I have a button in my custom module

  function sign_up_form_user_register_form_alter(&$form, &$form_state, $form_id) {
    $form['captcha']['#suffix'] ='<input type="button" id="test" name="test" value="OK">';

    $form['#attached']['js'][] = array
       'type' => 'file',
       'data' => drupal_get_path('module', 'sign_up') . '/js/sign_up.js',

         $form['actions']['submit'] = array("#type" => "submit", "#value" => "Create Account", 
        "#ajax" => array(
        "wrapper" => "formwrapper", "effect" => "fade", "method" => "replace",));

Note: Ive removed the callback key of #ajax inorder to avoid page refresh.

In my sign_up.js I made an ajax call when this button is clicked.

  $(function() {





The onclick is working and the ajax call is also successful.

In my userLogin.php (not a module file.Normal php file) I just hardcode the uid and call user_login_submit() .


 define('DRUPAL_ROOT', getcwd());
 //Load Drupal
 require_once './includes/bootstrap.inc';

  $account = array('uid' => 49); //existing uid
  user_login_submit(array(), $account);

The result which I expect is to automatically redirect the user to welcome screen.But this is not happening.When I try to login with this user from the drupal login page its successful. This is just a test as I wanted to customize my registration screen (make ajax calls,jquery validations etc) and then automatically redirects to welcome screen when the validation is success. Note: I have already done the settings in drupal where email notification is not needed. Can someone help me out in this?

1 Answer 1


Instead of using jQuery AJAX, you can achieve this by Drupal Form API AJAX.

You can hide the Actual submit button in the hook_form_alter using hide() and add a custom button with AJAX callback.

Or if you still want to practice this using jQuery AJAX, Drupal's way of handling AJAX calls is little different. You may have to first understand the hook_menu in Drupal. Once you have a clear understanding of this system, you have to create pages using this hook. In drupal, it is not advisable to create custom php files for handling AJAX callbacks. Instead you can create a page using hook_menu and handle the server callback there. For the JS part, the Drupal way is to use Drupal Behaviors

This is a small example of how it would look like.

Your custom module to handle AJAX login (sign_up.module)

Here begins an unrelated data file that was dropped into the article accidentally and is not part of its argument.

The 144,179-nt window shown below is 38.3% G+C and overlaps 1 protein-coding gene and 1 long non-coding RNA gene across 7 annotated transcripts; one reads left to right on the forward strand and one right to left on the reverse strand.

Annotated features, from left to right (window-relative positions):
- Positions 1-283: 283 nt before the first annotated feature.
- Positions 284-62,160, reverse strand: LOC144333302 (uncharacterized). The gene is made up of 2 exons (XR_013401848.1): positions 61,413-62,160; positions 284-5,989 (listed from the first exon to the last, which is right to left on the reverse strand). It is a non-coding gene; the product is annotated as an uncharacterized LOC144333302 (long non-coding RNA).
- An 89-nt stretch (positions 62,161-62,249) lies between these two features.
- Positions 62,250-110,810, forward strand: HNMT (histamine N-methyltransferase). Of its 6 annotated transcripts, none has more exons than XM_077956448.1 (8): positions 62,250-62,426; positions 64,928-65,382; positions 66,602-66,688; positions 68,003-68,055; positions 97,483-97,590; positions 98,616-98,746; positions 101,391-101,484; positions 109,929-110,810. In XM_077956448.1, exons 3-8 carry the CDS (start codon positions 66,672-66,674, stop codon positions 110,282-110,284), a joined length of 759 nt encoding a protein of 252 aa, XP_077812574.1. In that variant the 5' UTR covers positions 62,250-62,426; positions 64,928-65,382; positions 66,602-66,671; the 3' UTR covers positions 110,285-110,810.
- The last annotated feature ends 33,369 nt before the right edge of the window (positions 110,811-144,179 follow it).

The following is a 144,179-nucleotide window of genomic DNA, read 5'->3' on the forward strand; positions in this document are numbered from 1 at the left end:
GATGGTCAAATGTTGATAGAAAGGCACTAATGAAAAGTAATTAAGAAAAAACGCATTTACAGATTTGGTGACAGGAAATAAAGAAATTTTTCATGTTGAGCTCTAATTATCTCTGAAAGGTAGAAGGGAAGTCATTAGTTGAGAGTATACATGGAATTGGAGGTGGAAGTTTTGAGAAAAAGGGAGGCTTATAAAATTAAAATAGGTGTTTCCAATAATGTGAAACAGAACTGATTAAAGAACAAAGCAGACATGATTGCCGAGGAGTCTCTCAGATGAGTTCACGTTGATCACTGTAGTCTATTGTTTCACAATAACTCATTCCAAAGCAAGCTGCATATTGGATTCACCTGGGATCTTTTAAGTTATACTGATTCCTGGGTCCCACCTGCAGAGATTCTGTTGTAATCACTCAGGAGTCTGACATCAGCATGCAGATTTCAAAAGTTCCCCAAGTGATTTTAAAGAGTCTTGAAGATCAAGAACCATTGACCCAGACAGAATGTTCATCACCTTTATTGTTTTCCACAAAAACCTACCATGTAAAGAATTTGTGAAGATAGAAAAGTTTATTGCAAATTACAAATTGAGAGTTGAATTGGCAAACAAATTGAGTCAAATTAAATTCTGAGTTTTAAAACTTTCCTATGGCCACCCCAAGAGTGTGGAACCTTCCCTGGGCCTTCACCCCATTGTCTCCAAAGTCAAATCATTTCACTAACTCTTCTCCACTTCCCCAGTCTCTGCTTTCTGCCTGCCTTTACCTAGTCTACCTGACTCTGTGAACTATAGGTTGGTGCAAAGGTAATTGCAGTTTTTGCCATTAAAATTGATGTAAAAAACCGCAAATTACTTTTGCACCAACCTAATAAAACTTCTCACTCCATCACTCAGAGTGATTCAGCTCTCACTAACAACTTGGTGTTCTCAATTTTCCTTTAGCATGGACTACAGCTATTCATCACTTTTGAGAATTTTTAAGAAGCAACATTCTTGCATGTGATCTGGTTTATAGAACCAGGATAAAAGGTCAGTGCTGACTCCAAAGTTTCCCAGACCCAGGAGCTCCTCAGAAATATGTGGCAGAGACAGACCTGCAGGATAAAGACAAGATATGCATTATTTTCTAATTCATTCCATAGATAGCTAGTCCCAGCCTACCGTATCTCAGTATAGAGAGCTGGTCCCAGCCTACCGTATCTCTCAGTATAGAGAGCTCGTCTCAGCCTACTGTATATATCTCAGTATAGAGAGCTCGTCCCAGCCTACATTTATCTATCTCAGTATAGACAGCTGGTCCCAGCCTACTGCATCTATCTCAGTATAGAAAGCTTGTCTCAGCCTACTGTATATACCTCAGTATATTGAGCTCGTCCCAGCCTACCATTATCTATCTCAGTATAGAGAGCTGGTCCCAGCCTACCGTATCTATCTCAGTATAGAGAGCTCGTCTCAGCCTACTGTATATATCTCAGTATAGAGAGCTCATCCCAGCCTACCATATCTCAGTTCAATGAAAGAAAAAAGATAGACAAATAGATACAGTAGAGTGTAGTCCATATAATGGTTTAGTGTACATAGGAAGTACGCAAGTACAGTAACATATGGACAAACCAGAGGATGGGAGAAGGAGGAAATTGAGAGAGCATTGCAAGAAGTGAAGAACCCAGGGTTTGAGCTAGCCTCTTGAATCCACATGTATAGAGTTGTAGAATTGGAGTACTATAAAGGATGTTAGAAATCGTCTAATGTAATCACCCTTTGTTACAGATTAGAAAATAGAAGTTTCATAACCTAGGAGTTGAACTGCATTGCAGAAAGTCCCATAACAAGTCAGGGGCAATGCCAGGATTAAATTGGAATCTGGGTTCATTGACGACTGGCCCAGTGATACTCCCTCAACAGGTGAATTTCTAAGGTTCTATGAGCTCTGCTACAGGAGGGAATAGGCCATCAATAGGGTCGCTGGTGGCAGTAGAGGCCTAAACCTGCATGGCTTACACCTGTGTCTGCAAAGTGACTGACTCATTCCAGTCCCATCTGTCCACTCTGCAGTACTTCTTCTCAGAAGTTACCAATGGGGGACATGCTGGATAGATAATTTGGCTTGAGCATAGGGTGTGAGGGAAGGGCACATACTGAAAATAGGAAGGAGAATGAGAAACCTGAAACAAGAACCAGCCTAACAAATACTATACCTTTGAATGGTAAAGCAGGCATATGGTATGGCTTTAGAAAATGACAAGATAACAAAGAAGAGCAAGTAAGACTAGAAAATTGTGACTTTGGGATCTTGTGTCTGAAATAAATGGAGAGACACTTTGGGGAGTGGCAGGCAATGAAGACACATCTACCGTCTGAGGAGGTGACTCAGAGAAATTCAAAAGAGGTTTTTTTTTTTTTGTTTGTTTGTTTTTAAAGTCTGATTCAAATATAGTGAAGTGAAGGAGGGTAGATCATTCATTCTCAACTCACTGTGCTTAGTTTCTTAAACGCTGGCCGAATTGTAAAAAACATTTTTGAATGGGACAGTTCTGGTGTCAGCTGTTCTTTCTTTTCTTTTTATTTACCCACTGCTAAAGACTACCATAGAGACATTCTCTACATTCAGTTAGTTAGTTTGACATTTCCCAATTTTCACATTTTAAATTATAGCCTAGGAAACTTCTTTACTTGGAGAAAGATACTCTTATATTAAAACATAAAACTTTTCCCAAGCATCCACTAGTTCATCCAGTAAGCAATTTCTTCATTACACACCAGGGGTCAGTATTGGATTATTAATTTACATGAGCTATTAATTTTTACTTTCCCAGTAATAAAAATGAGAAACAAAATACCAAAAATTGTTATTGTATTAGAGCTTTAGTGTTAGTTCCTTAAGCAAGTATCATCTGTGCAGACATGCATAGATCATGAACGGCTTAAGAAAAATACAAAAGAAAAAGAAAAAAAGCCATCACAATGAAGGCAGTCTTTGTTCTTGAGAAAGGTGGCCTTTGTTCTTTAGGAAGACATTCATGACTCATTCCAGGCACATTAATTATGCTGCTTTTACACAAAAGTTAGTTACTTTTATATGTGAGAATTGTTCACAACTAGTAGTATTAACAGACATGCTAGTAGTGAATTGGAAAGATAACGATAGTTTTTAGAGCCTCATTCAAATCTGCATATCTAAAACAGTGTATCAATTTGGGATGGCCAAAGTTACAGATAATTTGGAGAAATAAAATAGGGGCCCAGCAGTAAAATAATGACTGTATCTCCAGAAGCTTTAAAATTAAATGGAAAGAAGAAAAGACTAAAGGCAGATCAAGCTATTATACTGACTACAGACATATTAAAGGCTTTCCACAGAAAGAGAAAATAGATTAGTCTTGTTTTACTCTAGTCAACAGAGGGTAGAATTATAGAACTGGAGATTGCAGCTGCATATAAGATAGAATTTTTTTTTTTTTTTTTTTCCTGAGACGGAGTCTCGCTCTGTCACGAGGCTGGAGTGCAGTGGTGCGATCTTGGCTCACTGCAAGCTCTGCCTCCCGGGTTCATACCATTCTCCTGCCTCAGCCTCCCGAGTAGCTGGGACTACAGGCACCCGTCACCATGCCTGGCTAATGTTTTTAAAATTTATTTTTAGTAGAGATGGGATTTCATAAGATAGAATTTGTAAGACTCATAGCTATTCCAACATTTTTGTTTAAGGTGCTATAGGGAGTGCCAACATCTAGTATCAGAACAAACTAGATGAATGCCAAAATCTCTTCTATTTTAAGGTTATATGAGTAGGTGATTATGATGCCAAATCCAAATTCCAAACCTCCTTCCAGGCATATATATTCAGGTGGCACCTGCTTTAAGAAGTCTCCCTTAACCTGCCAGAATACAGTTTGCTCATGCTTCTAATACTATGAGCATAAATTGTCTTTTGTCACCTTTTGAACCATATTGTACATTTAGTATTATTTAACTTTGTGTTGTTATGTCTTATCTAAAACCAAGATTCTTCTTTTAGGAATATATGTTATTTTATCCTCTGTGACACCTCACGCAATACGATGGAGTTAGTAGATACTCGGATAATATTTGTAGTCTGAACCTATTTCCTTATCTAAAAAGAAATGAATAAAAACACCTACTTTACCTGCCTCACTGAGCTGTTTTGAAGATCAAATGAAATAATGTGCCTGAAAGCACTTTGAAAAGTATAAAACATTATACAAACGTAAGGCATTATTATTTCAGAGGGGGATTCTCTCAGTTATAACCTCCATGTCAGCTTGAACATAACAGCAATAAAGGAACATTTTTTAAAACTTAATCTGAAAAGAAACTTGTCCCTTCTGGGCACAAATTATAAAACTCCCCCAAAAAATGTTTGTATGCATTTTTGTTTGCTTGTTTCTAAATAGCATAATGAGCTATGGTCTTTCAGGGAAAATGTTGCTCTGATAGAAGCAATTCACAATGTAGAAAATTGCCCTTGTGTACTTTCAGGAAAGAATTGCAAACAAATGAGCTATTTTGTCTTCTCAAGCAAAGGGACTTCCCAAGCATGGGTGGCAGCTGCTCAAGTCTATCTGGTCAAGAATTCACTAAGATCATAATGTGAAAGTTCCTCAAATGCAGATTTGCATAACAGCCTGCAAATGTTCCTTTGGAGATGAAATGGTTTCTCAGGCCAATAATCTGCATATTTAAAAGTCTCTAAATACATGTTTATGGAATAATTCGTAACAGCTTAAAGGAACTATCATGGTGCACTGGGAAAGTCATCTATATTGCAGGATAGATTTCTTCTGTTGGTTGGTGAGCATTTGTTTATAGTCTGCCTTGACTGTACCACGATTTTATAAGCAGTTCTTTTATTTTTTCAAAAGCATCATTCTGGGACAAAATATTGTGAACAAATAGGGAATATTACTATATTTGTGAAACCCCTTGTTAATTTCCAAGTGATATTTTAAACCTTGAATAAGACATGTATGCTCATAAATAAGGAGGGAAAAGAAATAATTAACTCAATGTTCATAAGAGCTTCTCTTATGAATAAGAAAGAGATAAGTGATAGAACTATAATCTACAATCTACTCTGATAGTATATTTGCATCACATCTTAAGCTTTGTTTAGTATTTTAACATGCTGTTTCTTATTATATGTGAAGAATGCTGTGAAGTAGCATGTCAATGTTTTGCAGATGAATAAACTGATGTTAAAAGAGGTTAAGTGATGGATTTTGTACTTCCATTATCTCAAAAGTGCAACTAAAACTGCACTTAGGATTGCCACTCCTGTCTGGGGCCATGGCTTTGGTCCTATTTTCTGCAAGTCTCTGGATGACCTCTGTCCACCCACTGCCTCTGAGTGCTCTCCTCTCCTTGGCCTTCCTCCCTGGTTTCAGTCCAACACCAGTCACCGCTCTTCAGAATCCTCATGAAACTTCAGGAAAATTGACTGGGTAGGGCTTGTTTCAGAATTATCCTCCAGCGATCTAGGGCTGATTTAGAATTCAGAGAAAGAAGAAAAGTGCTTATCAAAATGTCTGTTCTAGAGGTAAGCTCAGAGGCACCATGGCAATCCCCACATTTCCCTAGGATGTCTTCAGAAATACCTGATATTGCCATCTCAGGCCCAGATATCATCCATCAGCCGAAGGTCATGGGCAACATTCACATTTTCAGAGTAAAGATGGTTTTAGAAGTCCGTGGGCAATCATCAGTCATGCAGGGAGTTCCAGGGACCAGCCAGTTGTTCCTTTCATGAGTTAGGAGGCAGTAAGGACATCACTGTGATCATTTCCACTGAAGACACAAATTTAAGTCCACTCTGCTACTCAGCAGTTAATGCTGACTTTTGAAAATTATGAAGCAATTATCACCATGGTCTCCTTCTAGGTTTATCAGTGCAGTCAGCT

function sign_up_menu {
    $items = array();
    $items['custom/user-login'] = array(
        'page callback' => 'custom_user_login_callback',
        'type' => MENU_CALLBACK,
        'access callback' => TRUE
    return $items;
function custom_user_login_callback(){
     *  You can validate the User credentials here and provide error message for invalid credentials or send him to welcome page using drupal_goto() for valid credentials


The custom JS file (sign_up.js)

Drupal.behaviors.customSignUp = {
    attach: function(context, settings) {
        $("#test", context).once(function(){
                      url: Drupal.settings.basePath + 'custom/user-login',
                      type: 'POST',
                      data: {
                        username: /** Pass the User Name **/
                        password: /** Pass the Password **/
                      success: function(response) {
  • Excellent! Ive just started working on drupal, sorry for the avg knowledge, didnt know about hook_menu() .Thanks for the detailed example.
    – wilNev
    Apr 7, 2015 at 7:16
  • A quick clarification, how do I get the response from callback function? I tried with an echo and its working.Just wanted to know if there are any other ways.
    – wilNev
    Apr 7, 2015 at 9:14
  • 1
    Preferred method is to use drupal_json_output Apr 7, 2015 at 9:18
  • One more thing I noticed is the page is not redirecting when Ive gave drupal_goto('path') , instead return that 'path' as druupal_json_output and redirect from js file like window.location.replace(path)
    – wilNev
    Apr 7, 2015 at 9:22
  • Yes. You are correct !! Apr 7, 2015 at 10:25

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